The failure was an especially heavy blow to Lanny Graves, whose losses and assessments are said to have approximated $120,000.  Mr. Graves had been a prominent logger and operator of sawmills.  He was a man of confidence in and good will toward his son-in-law, Romaine Jenks, who, after this and other troubles, took his own life.


The discharge of the trustees in this matter followed by only a few months the discharge of the trustees of the Clark County State Bank.  In that instance the depositors received a final dividend of 42.96 per cent.


It was losses such as these that led to the establishment of the Federal Deposit Insurance Corporation, which guarantees the safety of bank deposits and gives full protection to all depositors.


A new six-inch water main is being laid in Fourth Street from Forest to Oak Street.  This will accommodate eight users, who have been managing for years with what water could trickle through a one-inch pipe.  The length of the main is 330 feet. After the 330 feet is used, the city will have 1,200 feet of water pipes left, purchased while the buying was good before the war.  There will be no more pipe available for the duration, according to the present outlook.


Elmer R. Bender has been chosen to receive a certificate of recognition at the State Fair, selected upon his record as a farmer.  Mr. Bender moved to his 71-acre farm in the Town of Lynn about 18 years ago.  The land had been logged years before, but had not been stumped and had no buildings.


Mr. Bender’s first job was to build a house and basement barn.  The house, now completed, is one of the finest in that part of the county.  Other buildings have been added through the years.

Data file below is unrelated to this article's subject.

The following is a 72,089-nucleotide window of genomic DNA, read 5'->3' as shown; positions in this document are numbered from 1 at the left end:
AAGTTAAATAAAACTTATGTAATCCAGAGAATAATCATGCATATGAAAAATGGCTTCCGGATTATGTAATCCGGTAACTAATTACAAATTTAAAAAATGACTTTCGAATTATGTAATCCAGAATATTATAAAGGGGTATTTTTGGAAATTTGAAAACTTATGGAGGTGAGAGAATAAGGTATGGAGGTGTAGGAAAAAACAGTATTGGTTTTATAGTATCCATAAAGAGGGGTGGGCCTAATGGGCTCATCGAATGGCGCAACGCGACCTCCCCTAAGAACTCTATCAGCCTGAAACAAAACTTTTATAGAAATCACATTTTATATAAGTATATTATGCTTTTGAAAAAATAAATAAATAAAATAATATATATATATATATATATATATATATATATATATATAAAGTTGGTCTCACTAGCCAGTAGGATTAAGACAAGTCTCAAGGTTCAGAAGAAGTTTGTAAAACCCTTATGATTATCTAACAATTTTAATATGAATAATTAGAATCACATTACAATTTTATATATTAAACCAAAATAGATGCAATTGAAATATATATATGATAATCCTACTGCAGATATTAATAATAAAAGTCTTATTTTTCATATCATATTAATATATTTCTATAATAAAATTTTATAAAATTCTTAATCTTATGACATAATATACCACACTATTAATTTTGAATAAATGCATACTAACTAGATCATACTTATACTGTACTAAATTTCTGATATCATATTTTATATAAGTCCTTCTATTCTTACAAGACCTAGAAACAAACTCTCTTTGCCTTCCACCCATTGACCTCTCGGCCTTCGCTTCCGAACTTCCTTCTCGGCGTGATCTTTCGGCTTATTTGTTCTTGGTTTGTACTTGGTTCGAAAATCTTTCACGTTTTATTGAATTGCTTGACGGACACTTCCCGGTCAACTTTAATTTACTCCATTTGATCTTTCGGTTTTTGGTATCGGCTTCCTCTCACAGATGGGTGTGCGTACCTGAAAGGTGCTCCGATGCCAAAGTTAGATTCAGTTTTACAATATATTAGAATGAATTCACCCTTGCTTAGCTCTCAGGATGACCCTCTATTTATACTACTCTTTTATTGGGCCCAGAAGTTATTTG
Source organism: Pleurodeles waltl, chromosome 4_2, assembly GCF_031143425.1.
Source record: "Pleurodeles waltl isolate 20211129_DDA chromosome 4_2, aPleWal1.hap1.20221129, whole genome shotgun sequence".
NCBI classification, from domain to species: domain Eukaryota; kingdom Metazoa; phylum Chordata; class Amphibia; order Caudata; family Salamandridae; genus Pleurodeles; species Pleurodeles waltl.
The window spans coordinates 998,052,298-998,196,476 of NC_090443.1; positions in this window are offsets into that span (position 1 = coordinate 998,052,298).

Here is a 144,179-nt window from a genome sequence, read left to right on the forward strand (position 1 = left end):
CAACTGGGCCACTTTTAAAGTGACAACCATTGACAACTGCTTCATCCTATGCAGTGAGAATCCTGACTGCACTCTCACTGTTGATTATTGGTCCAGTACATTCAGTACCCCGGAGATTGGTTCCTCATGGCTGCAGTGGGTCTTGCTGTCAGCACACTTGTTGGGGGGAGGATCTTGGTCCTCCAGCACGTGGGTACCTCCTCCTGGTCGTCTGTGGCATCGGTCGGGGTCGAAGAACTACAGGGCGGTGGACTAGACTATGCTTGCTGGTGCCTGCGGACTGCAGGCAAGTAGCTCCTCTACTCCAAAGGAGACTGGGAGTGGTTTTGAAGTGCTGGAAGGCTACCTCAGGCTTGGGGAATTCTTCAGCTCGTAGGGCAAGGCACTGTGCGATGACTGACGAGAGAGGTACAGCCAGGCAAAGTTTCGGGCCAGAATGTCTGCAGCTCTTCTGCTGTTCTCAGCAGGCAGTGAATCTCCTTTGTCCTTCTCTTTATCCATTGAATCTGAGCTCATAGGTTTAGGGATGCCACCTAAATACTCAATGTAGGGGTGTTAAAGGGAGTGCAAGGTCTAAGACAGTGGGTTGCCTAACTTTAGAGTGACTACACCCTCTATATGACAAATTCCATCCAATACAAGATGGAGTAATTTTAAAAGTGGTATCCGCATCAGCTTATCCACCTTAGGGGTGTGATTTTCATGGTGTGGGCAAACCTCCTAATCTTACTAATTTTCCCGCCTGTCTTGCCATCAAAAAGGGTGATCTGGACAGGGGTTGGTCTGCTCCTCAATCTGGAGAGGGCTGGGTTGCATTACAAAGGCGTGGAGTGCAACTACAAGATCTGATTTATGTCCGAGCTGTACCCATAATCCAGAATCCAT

Mr. Bender’s herd consists of 20 Brown Swiss, 12 of them in milk.  They are purebreds and high grades.  The Bender’s also have a flock of 12 sheep, two brood sows, 75 laying hens and 200 chicks.


Their farm work is done with the help of a fine line of modern machinery and tools.


Mrs. Bender is the former Agnes Hohlenbach.  There are three children: Merlyn, who graduated from the Granton High School; a daughter, Joan; and a young son Roger.


For this recognition the Bender family was selected from a large number of worthy local farmers, whose names were submitted by the Future Farmers of the Granton High School at a meeting held for that purpose on the evening of July 8.  The meeting proceeded under the direction of the new Ag teacher, Neilus Larson.  The final selection was made in accordance with the qualifications laid down by the State Board of Vocation and Adult Education, Madison.


Robert Cattanach of Owen, one of the personnel of the lost cruiser Helena, is safe.  His parents, Mr. and Mrs. L. W. Cattanach, have received word that he survived.